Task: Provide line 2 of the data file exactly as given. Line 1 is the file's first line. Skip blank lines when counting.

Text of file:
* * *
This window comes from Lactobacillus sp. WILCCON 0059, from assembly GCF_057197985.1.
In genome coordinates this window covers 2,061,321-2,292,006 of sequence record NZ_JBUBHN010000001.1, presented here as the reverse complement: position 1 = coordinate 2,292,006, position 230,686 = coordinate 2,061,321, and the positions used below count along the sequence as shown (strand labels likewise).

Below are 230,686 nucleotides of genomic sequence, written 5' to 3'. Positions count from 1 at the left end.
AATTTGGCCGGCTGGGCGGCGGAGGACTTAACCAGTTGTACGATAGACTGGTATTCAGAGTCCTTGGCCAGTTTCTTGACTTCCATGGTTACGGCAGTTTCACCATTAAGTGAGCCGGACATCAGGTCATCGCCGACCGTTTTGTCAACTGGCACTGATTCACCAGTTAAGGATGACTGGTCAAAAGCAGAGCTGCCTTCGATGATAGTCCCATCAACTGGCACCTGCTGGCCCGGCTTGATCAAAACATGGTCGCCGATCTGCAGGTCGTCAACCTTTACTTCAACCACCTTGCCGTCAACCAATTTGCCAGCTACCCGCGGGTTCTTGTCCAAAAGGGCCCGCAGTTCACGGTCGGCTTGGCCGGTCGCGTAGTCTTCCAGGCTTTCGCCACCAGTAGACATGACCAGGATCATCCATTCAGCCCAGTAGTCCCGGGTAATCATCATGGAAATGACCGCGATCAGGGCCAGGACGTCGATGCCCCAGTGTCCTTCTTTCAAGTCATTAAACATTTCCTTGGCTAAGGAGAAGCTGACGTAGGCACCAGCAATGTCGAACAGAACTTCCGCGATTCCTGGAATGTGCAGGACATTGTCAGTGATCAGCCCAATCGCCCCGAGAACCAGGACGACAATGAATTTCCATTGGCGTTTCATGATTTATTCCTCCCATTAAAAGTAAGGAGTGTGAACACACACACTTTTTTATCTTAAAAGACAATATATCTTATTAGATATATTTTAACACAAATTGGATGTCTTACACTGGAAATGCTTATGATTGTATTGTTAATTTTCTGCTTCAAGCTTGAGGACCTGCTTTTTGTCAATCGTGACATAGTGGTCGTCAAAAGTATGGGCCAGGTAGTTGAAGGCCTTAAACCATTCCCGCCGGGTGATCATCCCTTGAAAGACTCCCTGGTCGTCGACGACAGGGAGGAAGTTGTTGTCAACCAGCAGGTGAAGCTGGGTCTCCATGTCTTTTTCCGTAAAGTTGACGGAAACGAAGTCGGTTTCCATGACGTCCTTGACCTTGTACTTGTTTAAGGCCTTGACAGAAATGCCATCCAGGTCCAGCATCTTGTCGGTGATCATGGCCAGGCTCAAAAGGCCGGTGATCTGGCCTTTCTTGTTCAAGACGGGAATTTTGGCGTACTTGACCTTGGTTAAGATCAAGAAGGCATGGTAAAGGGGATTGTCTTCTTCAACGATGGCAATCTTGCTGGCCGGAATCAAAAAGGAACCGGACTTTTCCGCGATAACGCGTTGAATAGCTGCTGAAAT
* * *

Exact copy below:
In genome coordinates this window covers 2,061,321-2,292,006 of sequence record NZ_JBUBHN010000001.1, presented here as the reverse complement: position 1 = coordinate 2,292,006, position 230,686 = coordinate 2,061,321, and the positions used below count along the sequence as shown (strand labels likewise).